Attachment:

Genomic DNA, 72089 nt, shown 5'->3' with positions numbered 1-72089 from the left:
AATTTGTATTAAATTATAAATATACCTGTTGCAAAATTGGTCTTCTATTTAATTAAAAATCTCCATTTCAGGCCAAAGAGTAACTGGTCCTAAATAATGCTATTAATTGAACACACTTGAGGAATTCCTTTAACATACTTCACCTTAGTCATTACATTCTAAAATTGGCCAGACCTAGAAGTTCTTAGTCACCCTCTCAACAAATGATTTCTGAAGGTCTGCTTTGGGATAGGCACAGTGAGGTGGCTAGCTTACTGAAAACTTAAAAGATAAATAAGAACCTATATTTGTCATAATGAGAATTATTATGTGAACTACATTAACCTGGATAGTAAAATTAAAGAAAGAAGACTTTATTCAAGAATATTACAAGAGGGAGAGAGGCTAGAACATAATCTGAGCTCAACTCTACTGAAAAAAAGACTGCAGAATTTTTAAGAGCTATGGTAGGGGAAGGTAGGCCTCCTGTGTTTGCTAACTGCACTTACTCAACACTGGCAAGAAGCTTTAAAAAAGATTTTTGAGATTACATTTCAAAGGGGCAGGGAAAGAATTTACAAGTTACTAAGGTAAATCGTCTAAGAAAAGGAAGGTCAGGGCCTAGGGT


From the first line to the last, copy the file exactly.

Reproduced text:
Genomic DNA, 72089 nt, shown 5'->3' with positions numbered 1-72089 from the left:
AATTTGTATTAAATTATAAATATACCTGTTGCAAAATTGGTCTTCTATTTAATTAAAAATCTCCATTTCAGGCCAAAGAGTAACTGGTCCTAAATAATGCTATTAATTGAACACACTTGAGGAATTCCTTTAACATACTTCACCTTAGTCATTACATTCTAAAATTGGCCAGACCTAGAAGTTCTTAGTCACCCTCTCAACAAATGATTTCTGAAGGTCTGCTTTGGGATAGGCACAGTGAGGTGGCTAGCTTACTGAAAACTTAAAAGATAAATAAGAACCTATATTTGTCATAATGAGAATTATTATGTGAACTACATTAACCTGGATAGTAAAATTAAAGAAAGAAGACTTTATTCAAGAATATTACAAGAGGGAGAGAGGCTAGAACATAATCTGAGCTCAACTCTACTGAAAAAAAGACTGCAGAATTTTTAAGAGCTATGGTAGGGGAAGGTAGGCCTCCTGTGTTTGCTAACTGCACTTACTCAACACTGGCAAGAAGCTTTAAAAAAGATTTTTGAGATTACATTTCAAAGGGGCAGGGAAAGAATTTACAAGTTACTAAGGTAAATCGTCTAAGAAAAGGAAGGTCAGGGCCTAGGGT